Even though there are huge and fundamental problems yet to be addressed within fashion, the journey towards a cleaner and fairer fashion world is well under way.
Over the past few years, we have brought together a wide network of those across the global fashion industry who really are transforming the way our clothes are made.
Take for example, GUNAS - an accessories brand that combines cutting edge fashion trends and ethics into a product that is both beautiful and sustainable.
GUNAS accessories are made of 100% vegan materials and are produced in the brands own sweatshop-free factory in New Delhi. The company pays for the schooling expenses of its employee's children and further donates a portion of sales to charities that work closely towards the welfare of animals and the environment.
Image: SOURCE Founding Partner brand, GUNAS
Fans of GUNAS already include celebrities such as Anne Hathaway, Alicia Silverstone, Jenny McCarthy and Indian movie star John Abraham.
Empowering women through design, Austin, Texas-based brand Raven + Lily is another brand proving that fashion can do more than look good. By partnering with artisan groups in Cambodia, Ethiopia and India, Raven + Lily is helping to preserve age-old hand-crafted techniques like weaving, embroidering and jewelry making using recycled and salvaged materials and eco-friendly dyes.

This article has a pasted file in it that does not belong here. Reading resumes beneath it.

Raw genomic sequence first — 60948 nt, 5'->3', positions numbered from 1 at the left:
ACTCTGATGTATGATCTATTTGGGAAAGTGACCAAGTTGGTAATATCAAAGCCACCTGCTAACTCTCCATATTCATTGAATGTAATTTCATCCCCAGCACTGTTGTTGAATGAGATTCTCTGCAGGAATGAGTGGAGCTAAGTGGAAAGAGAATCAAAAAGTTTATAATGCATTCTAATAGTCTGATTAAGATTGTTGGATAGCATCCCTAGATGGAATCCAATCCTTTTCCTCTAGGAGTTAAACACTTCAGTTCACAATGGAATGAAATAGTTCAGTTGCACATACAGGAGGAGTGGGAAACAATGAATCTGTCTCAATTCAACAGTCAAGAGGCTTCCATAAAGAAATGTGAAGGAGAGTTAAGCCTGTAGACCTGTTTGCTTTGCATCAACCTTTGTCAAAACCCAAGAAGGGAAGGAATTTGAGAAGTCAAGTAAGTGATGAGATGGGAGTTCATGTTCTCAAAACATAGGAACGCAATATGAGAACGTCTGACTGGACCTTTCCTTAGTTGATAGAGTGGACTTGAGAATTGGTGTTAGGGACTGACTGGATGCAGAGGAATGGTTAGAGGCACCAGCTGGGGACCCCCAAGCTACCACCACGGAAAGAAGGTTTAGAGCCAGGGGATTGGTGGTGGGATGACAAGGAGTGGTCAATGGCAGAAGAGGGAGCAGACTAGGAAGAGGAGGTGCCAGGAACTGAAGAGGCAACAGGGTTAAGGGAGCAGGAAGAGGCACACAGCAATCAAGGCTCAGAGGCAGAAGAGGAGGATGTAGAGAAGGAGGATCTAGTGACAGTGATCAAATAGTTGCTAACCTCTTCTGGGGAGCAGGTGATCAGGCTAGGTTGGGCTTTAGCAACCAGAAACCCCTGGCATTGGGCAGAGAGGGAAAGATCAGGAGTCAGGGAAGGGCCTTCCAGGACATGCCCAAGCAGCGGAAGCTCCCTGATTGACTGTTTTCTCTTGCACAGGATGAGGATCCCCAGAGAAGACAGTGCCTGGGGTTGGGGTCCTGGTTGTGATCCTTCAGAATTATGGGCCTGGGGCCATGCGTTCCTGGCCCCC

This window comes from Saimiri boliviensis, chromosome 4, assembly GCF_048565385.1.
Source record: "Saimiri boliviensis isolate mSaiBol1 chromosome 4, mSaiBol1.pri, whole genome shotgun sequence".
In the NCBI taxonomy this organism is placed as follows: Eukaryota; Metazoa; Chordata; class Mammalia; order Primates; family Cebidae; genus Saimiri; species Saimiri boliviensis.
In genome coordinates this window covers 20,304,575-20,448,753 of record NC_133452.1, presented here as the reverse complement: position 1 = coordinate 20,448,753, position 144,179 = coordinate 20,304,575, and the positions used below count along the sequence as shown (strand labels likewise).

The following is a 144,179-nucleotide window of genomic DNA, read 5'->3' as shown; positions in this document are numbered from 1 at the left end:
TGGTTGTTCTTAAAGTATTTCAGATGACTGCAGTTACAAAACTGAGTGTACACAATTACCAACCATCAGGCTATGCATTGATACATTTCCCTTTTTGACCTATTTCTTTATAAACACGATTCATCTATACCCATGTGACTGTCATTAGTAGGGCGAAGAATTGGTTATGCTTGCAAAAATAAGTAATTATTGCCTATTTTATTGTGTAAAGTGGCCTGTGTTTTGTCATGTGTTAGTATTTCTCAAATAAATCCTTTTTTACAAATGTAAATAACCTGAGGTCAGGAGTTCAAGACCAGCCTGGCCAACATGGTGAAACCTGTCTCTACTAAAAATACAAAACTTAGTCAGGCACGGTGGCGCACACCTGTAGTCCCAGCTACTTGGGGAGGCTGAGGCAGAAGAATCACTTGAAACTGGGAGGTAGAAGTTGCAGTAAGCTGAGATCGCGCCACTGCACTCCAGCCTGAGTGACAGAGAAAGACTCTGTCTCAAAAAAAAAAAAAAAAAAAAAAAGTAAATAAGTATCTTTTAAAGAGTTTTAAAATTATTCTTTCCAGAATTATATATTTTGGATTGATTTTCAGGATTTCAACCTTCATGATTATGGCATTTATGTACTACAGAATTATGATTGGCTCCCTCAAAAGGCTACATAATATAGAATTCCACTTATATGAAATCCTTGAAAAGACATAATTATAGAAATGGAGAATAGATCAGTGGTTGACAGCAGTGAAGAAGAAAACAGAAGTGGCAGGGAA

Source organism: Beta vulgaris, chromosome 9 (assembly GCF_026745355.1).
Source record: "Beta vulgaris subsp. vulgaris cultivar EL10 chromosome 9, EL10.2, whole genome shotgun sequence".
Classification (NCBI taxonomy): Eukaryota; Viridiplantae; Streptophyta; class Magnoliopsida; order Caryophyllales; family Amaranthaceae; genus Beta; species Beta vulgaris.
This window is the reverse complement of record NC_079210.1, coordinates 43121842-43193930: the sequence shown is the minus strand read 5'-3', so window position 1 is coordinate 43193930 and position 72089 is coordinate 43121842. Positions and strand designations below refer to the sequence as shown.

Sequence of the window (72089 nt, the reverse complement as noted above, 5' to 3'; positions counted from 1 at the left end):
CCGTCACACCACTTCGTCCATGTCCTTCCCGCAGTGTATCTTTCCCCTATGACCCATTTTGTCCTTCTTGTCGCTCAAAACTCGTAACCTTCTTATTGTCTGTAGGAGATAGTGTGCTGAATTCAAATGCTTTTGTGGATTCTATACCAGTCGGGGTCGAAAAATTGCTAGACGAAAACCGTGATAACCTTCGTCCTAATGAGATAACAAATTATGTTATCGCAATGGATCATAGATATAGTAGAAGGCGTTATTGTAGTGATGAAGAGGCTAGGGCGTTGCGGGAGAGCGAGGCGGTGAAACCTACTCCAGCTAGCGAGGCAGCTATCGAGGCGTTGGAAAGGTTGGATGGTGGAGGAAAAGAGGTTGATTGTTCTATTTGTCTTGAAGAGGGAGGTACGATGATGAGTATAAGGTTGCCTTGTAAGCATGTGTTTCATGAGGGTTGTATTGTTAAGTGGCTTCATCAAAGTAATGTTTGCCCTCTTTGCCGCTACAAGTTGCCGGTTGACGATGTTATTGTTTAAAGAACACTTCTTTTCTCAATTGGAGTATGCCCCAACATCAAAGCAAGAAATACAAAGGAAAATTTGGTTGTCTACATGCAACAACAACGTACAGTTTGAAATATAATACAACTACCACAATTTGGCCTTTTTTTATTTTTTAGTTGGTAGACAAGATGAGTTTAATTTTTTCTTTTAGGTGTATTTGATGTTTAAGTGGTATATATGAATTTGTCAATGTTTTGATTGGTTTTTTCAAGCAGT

Image: SOURCE Founding partner brand, Raven + Lily
In addition to providing employment for marginalized, at-risk and HIV+ women, proceeds of all sales are used to fund health care and literacy programs, school scholarships and micro-enterprise training for women and children.
Irish meets Indian brand, Ayuvastra has taken the principles of Ayurvedic medicine and applied it to the way that clothing is made. Using ancient 5,000-year-old dyeing techniques, this line of casual and yoga wear is entirely done by hand and organic. The plants and herbs used for the dyes are harvested sustainably by tribal people who live in protected forests in Kerala.
Image: SOURCE Founding partner brand, Ayuvastra
Each fabric is infused with specific herbs that can help treat skin conditions such as eczema and psoriasis, the fabric also helps with conditions such as rheumatism, arthritis, blood pressure, diabetes and respiratory conditions, such as asthma. The result is clothing that is that brings healing properties to the wearers skin.
London-based Braintree is another fashion brand that's demonstrating how people, planet and profits are all important in making good looking, good quality wardrobe essentials.
Image: SOURCE Founding partner brand, Braintree clothing
Most Braintree clothing may be created using natural materials like bamboo, hemp and organic cotton, but there's certainly no shortage of style.
Every year we host the SOURCE Awards, which recognize excellence and innovation in sustainability and fashion. Some of the previous winners have gone on to show at London Fashion Week, be stocked in top boutiques and be featured in the likes of Vogue and Elle.
The applications are now open for this year's SOURCE Awards. Keep your eye on the winners to discover more inspiring stories behind your clothing.
Sarah Ditty is Editor in Chief of SOURCE Intelligence, EFF